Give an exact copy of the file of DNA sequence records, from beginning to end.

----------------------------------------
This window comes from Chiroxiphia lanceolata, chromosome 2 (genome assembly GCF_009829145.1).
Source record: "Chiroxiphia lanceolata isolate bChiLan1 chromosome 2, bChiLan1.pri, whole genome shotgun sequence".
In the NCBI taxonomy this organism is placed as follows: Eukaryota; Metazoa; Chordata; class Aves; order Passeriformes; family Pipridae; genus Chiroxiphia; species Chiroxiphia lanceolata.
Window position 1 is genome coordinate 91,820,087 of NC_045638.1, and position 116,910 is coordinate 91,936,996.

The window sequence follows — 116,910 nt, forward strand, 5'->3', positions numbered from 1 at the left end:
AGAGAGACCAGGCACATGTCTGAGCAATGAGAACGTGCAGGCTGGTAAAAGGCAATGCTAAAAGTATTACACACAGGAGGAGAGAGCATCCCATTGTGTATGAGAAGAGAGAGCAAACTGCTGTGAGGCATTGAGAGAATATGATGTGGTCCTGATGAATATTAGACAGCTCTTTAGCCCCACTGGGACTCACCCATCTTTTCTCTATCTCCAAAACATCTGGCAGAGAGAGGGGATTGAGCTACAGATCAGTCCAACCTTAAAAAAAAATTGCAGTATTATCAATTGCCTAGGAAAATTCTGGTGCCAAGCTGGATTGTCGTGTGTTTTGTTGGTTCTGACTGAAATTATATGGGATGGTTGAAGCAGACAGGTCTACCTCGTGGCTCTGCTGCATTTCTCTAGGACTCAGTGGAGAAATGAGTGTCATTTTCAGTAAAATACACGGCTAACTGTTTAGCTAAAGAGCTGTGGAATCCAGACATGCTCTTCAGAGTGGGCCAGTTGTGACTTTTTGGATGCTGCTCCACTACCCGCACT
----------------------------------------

This window comes from Chiroxiphia lanceolata, chromosome 2 (genome assembly GCF_009829145.1).
Source record: "Chiroxiphia lanceolata isolate bChiLan1 chromosome 2, bChiLan1.pri, whole genome shotgun sequence".
In the NCBI taxonomy this organism is placed as follows: Eukaryota; Metazoa; Chordata; class Aves; order Passeriformes; family Pipridae; genus Chiroxiphia; species Chiroxiphia lanceolata.
Window position 1 is genome coordinate 91,820,087 of NC_045638.1, and position 116,910 is coordinate 91,936,996.

The window sequence follows — 116,910 nt, forward strand, 5'->3', positions numbered from 1 at the left end:
AGAGAGACCAGGCACATGTCTGAGCAATGAGAACGTGCAGGCTGGTAAAAGGCAATGCTAAAAGTATTACACACAGGAGGAGAGAGCATCCCATTGTGTATGAGAAGAGAGAGCAAACTGCTGTGAGGCATTGAGAGAATATGATGTGGTCCTGATGAATATTAGACAGCTCTTTAGCCCCACTGGGACTCACCCATCTTTTCTCTATCTCCAAAACATCTGGCAGAGAGAGGGGATTGAGCTACAGATCAGTCCAACCTTAAAAAAAAATTGCAGTATTATCAATTGCCTAGGAAAATTCTGGTGCCAAGCTGGATTGTCGTGTGTTTTGTTGGTTCTGACTGAAATTATATGGGATGGTTGAAGCAGACAGGTCTACCTCGTGGCTCTGCTGCATTTCTCTAGGACTCAGTGGAGAAATGAGTGTCATTTTCAGTAAAATACACGGCTAACTGTTTAGCTAAAGAGCTGTGGAATCCAGACATGCTCTTCAGAGTGGGCCAGTTGTGACTTTTTGGATGCTGCTCCACTACCCGCACT